Corporate Headquarters

These interior renovations expanded the headquarters of a corporate-benefits consulting firm that served many Fortune 500 companies. Located on the Fort Lee Palisades in New Jersey, the firm enjoyed extraordinary views of the George Washington Bridge, the Hudson River, and Manhattan.


Kwasha Lipton

Location Fort Lee, NJ
Size 60,000 Sq. Ft.
Features renovation
Program offices, computer lab, training room, conference rooms, call center, lunch room
Year Completed 1996
Photo Credit Jeff Goldberg/Esto
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Existing offices were futuristic with backlit black grids and white neon lighting in the halls, and black formica with aluminum coffers in offices. The renovations were accomplished in several phases.

Initially, 20,000 square feet of new offices were installed on the building's fourth floor with a new 10-station computer lab, a training room, conference rooms, and a lunchroom. Fourth floor fourplex workstations were aligned down the building's length, allowing easy team rearrangement. To make identifiable "neighborhoods," and to celebrate Fort Lee (which was the home of the Palisades Amusement Park), glass dividers in the shapes of roller coasters flanked each eight-station grouping along with photographs of the park's glory days in the 1950s and 1960s.

The east side of the second floor was rebuilt with similar fourplex actuarial workstations, but with a grid format to take advantage of the wider space. As on the fourth floor, evenly uplit ceiling vaults heightened and lightened each work area while pipe "chimneys" hid tel/com conduits. Colorful, neon-lit glass block panels framed the entry doors off the lobby.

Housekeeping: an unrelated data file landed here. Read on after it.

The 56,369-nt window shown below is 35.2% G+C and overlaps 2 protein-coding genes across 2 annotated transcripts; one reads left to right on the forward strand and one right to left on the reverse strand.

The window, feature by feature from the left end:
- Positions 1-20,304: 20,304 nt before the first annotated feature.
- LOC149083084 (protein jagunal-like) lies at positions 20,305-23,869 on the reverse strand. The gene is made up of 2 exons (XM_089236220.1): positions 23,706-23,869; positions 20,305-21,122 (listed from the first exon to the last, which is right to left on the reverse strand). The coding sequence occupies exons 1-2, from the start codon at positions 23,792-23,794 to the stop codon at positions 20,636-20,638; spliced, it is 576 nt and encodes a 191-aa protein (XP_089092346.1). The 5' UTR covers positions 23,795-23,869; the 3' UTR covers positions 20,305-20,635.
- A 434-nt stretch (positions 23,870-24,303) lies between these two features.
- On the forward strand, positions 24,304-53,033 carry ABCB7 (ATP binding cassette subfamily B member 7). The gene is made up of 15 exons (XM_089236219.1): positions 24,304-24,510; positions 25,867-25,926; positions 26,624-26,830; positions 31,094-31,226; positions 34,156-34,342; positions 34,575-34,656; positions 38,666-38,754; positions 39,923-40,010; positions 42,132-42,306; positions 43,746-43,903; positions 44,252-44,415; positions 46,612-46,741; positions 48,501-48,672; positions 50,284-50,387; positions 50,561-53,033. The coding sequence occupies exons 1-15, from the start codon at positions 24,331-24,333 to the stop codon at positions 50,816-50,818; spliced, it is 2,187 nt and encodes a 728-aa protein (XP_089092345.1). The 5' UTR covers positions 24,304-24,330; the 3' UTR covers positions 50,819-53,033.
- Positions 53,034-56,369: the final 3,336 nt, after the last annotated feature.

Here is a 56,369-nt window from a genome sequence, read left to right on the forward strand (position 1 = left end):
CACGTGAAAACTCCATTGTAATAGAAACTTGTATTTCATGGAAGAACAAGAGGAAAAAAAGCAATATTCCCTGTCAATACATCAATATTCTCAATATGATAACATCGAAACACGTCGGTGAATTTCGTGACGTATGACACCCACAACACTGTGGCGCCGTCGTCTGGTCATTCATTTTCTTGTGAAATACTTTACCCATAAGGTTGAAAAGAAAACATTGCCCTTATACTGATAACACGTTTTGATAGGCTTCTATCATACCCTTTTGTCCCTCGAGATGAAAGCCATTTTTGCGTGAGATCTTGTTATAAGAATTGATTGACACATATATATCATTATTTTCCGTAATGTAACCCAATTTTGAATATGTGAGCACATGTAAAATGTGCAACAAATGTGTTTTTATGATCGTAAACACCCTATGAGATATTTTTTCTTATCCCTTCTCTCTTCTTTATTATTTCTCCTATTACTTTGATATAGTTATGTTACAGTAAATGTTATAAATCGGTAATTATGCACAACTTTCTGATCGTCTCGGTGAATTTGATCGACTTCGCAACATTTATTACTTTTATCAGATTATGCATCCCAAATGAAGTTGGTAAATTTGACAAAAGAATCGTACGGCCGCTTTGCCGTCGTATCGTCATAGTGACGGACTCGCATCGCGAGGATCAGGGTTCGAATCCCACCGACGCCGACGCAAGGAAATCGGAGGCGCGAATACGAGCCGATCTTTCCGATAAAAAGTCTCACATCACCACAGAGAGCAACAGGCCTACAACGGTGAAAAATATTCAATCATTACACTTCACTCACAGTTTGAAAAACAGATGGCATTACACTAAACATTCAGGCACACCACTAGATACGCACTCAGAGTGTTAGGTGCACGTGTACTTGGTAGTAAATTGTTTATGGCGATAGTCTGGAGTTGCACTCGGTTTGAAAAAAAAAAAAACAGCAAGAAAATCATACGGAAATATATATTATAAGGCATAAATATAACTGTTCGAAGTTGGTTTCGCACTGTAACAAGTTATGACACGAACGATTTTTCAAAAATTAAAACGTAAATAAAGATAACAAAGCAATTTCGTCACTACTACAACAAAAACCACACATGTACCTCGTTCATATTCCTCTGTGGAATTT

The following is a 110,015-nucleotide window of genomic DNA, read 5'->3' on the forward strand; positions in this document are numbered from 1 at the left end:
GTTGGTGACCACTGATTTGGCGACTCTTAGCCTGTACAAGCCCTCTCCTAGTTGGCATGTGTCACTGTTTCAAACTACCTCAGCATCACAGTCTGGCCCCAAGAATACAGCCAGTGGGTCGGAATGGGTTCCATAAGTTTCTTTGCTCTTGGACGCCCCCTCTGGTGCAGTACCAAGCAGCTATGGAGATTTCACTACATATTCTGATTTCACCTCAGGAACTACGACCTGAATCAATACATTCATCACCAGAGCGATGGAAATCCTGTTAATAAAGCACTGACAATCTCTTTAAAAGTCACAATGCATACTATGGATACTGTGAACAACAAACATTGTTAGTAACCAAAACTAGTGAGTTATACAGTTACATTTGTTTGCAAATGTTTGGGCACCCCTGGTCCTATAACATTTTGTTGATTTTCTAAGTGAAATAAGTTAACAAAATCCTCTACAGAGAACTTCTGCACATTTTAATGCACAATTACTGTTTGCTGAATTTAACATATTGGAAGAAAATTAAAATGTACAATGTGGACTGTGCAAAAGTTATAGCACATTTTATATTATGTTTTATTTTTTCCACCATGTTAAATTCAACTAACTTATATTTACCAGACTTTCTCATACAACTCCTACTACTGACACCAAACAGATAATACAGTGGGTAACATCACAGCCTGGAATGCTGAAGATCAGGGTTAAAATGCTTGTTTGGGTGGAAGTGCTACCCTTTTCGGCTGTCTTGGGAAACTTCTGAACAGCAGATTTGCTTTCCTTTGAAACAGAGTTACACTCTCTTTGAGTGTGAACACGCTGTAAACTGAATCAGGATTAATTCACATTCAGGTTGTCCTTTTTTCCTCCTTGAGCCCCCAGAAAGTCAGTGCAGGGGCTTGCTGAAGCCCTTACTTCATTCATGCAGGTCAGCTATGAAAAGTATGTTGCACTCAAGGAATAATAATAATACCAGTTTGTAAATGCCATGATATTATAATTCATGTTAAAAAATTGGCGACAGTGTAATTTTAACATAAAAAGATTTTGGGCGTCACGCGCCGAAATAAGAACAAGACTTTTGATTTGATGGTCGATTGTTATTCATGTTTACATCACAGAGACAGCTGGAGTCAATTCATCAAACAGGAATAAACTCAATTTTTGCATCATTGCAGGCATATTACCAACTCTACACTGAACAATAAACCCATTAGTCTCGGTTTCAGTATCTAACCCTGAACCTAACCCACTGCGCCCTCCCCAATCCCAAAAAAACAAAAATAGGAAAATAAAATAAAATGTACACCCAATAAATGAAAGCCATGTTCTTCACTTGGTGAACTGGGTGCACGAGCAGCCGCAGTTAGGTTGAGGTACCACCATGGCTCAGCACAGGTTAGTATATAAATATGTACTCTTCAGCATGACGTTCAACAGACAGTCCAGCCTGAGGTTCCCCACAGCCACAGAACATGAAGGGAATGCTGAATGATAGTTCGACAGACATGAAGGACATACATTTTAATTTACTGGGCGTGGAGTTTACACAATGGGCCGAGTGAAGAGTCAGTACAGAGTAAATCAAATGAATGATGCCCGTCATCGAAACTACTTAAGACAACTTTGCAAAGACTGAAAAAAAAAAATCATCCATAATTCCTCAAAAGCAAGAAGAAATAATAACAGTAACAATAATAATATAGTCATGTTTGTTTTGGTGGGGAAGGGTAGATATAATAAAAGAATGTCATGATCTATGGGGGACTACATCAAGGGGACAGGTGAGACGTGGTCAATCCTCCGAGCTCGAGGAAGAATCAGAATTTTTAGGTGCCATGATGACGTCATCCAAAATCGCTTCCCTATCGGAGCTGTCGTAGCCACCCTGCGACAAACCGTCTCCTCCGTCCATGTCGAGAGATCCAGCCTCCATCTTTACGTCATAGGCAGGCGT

To develop their new benefits phone response service, the company asked Centerbrook to transform the south end of the first floor into a showcase phone center. Soft workstations lined up end-to-end and snaked around columns and other obstructions. In the center of the space was a conference room, windowed to allow potential clients to observe work in action.

In response to the requests made during staff workshops, muted but rich colors were used throughout. Rectangular grids and dots, signature motifs for the company, were repeated on doors, ceilings, and wall screens. Conference tables, designed by the architect, recalled the bridge outside. Overall, the offices were businesslike but cheerful, with distinctive variations for each locale.

Kwasha Lipton was merged and sold several times since Centerbrook’s renovation. The 13-story former headquarters remains as the first office building visible to the north after passing from New York City to New Jersey across the George Washington Bridge.